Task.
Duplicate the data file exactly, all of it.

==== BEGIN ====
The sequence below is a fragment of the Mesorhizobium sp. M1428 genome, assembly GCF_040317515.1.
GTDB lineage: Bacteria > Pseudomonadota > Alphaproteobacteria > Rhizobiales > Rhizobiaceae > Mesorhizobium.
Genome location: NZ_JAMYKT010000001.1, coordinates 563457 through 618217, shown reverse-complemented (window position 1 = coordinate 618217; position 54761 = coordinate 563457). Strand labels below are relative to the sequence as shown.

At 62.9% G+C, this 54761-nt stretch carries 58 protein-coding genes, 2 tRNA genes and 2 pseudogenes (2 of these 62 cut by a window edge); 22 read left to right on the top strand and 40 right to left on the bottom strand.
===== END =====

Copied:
The sequence below is a fragment of the Mesorhizobium sp. M1428 genome, assembly GCF_040317515.1.
GTDB lineage: Bacteria > Pseudomonadota > Alphaproteobacteria > Rhizobiales > Rhizobiaceae > Mesorhizobium.
Genome location: NZ_JAMYKT010000001.1, coordinates 563457 through 618217, shown reverse-complemented (window position 1 = coordinate 618217; position 54761 = coordinate 563457). Strand labels below are relative to the sequence as shown.

At 62.9% G+C, this 54761-nt stretch carries 58 protein-coding genes, 2 tRNA genes and 2 pseudogenes (2 of these 62 cut by a window edge); 22 read left to right on the top strand and 40 right to left on the bottom strand.